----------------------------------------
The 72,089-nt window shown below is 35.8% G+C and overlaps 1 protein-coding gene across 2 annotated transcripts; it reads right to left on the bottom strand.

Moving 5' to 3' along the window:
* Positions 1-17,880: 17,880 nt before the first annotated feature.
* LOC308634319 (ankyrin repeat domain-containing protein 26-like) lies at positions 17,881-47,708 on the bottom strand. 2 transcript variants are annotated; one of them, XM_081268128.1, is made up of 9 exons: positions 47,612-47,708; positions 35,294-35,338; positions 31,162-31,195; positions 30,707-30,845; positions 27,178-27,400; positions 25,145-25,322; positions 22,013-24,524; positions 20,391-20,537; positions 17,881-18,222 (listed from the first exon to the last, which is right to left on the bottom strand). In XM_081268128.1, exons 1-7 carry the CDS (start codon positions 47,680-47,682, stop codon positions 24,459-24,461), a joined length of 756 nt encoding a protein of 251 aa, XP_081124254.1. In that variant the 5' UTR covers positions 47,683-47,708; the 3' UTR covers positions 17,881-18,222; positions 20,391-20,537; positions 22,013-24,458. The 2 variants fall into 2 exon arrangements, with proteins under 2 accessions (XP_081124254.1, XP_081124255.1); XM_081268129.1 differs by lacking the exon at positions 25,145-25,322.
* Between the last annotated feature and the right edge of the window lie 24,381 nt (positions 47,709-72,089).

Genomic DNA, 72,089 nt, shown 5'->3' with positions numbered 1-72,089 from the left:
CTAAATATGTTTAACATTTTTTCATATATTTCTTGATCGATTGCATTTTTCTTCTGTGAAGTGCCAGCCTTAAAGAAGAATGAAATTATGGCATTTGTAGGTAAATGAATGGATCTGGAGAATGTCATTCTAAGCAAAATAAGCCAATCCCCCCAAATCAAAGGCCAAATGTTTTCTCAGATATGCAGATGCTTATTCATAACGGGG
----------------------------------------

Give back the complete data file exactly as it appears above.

The 72,089-nt window shown below is 35.8% G+C and overlaps 1 protein-coding gene across 2 annotated transcripts; it reads right to left on the bottom strand.

Moving 5' to 3' along the window:
* Positions 1-17,880: 17,880 nt before the first annotated feature.
* LOC308634319 (ankyrin repeat domain-containing protein 26-like) lies at positions 17,881-47,708 on the bottom strand. 2 transcript variants are annotated; one of them, XM_081268128.1, is made up of 9 exons: positions 47,612-47,708; positions 35,294-35,338; positions 31,162-31,195; positions 30,707-30,845; positions 27,178-27,400; positions 25,145-25,322; positions 22,013-24,524; positions 20,391-20,537; positions 17,881-18,222 (listed from the first exon to the last, which is right to left on the bottom strand). In XM_081268128.1, exons 1-7 carry the CDS (start codon positions 47,680-47,682, stop codon positions 24,459-24,461), a joined length of 756 nt encoding a protein of 251 aa, XP_081124254.1. In that variant the 5' UTR covers positions 47,683-47,708; the 3' UTR covers positions 17,881-18,222; positions 20,391-20,537; positions 22,013-24,458. The 2 variants fall into 2 exon arrangements, with proteins under 2 accessions (XP_081124254.1, XP_081124255.1); XM_081268129.1 differs by lacking the exon at positions 25,145-25,322.
* Between the last annotated feature and the right edge of the window lie 24,381 nt (positions 47,709-72,089).

Genomic DNA, 72,089 nt, shown 5'->3' with positions numbered 1-72,089 from the left:
CTAAATATGTTTAACATTTTTTCATATATTTCTTGATCGATTGCATTTTTCTTCTGTGAAGTGCCAGCCTTAAAGAAGAATGAAATTATGGCATTTGTAGGTAAATGAATGGATCTGGAGAATGTCATTCTAAGCAAAATAAGCCAATCCCCCCAAATCAAAGGCCAAATGTTTTCTCAGATATGCAGATGCTTATTCATAACGGGG